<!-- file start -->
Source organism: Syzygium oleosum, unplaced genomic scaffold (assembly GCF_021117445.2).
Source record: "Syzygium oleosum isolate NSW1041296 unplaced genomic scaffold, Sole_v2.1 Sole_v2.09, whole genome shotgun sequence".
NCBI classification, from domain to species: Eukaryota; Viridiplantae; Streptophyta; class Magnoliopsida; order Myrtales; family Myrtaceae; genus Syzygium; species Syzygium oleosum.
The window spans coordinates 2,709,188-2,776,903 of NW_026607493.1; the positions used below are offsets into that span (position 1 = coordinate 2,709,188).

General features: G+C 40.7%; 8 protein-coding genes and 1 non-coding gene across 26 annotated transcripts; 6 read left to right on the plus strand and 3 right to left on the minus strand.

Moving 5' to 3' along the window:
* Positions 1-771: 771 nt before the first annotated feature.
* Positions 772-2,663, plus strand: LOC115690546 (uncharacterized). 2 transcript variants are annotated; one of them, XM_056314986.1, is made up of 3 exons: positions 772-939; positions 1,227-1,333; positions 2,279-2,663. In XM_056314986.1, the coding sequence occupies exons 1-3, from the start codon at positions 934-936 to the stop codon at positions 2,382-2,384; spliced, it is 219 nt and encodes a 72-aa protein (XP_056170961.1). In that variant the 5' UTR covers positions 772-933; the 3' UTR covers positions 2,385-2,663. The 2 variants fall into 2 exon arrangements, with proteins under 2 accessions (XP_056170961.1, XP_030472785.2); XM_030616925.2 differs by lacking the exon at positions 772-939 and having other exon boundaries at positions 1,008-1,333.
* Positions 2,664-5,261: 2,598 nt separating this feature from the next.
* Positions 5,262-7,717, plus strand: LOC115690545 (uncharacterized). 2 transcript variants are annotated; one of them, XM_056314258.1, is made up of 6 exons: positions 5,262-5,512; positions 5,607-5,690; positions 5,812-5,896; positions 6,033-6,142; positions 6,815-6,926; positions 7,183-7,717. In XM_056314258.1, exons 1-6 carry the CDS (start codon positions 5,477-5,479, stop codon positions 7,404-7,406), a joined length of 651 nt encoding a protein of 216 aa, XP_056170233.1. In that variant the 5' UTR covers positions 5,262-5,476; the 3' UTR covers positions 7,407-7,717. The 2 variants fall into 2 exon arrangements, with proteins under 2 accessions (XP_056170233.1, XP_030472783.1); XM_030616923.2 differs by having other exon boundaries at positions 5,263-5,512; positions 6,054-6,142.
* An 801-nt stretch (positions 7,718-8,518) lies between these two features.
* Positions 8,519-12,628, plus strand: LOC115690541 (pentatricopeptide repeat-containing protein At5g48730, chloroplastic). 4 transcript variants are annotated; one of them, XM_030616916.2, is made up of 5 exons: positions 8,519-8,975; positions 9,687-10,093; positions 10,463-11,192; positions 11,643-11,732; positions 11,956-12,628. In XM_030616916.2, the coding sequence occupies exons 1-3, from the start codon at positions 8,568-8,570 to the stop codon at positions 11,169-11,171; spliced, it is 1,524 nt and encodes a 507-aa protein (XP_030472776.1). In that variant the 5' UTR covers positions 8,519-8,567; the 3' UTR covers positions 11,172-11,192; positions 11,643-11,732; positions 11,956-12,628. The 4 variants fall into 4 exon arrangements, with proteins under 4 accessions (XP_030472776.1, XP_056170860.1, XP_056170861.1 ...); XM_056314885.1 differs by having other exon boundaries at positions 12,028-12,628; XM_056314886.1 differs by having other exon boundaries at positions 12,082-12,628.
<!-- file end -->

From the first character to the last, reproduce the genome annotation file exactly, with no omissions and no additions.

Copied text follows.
Source organism: Syzygium oleosum, unplaced genomic scaffold (assembly GCF_021117445.2).
Source record: "Syzygium oleosum isolate NSW1041296 unplaced genomic scaffold, Sole_v2.1 Sole_v2.09, whole genome shotgun sequence".
NCBI classification, from domain to species: Eukaryota; Viridiplantae; Streptophyta; class Magnoliopsida; order Myrtales; family Myrtaceae; genus Syzygium; species Syzygium oleosum.
The window spans coordinates 2,709,188-2,776,903 of NW_026607493.1; the positions used below are offsets into that span (position 1 = coordinate 2,709,188).

General features: G+C 40.7%; 8 protein-coding genes and 1 non-coding gene across 26 annotated transcripts; 6 read left to right on the plus strand and 3 right to left on the minus strand.

Moving 5' to 3' along the window:
* Positions 1-771: 771 nt before the first annotated feature.
* Positions 772-2,663, plus strand: LOC115690546 (uncharacterized). 2 transcript variants are annotated; one of them, XM_056314986.1, is made up of 3 exons: positions 772-939; positions 1,227-1,333; positions 2,279-2,663. In XM_056314986.1, the coding sequence occupies exons 1-3, from the start codon at positions 934-936 to the stop codon at positions 2,382-2,384; spliced, it is 219 nt and encodes a 72-aa protein (XP_056170961.1). In that variant the 5' UTR covers positions 772-933; the 3' UTR covers positions 2,385-2,663. The 2 variants fall into 2 exon arrangements, with proteins under 2 accessions (XP_056170961.1, XP_030472785.2); XM_030616925.2 differs by lacking the exon at positions 772-939 and having other exon boundaries at positions 1,008-1,333.
* Positions 2,664-5,261: 2,598 nt separating this feature from the next.
* Positions 5,262-7,717, plus strand: LOC115690545 (uncharacterized). 2 transcript variants are annotated; one of them, XM_056314258.1, is made up of 6 exons: positions 5,262-5,512; positions 5,607-5,690; positions 5,812-5,896; positions 6,033-6,142; positions 6,815-6,926; positions 7,183-7,717. In XM_056314258.1, exons 1-6 carry the CDS (start codon positions 5,477-5,479, stop codon positions 7,404-7,406), a joined length of 651 nt encoding a protein of 216 aa, XP_056170233.1. In that variant the 5' UTR covers positions 5,262-5,476; the 3' UTR covers positions 7,407-7,717. The 2 variants fall into 2 exon arrangements, with proteins under 2 accessions (XP_056170233.1, XP_030472783.1); XM_030616923.2 differs by having other exon boundaries at positions 5,263-5,512; positions 6,054-6,142.
* An 801-nt stretch (positions 7,718-8,518) lies between these two features.
* Positions 8,519-12,628, plus strand: LOC115690541 (pentatricopeptide repeat-containing protein At5g48730, chloroplastic). 4 transcript variants are annotated; one of them, XM_030616916.2, is made up of 5 exons: positions 8,519-8,975; positions 9,687-10,093; positions 10,463-11,192; positions 11,643-11,732; positions 11,956-12,628. In XM_030616916.2, the coding sequence occupies exons 1-3, from the start codon at positions 8,568-8,570 to the stop codon at positions 11,169-11,171; spliced, it is 1,524 nt and encodes a 507-aa protein (XP_030472776.1). In that variant the 5' UTR covers positions 8,519-8,567; the 3' UTR covers positions 11,172-11,192; positions 11,643-11,732; positions 11,956-12,628. The 4 variants fall into 4 exon arrangements, with proteins under 4 accessions (XP_030472776.1, XP_056170860.1, XP_056170861.1 ...); XM_056314885.1 differs by having other exon boundaries at positions 12,028-12,628; XM_056314886.1 differs by having other exon boundaries at positions 12,082-12,628.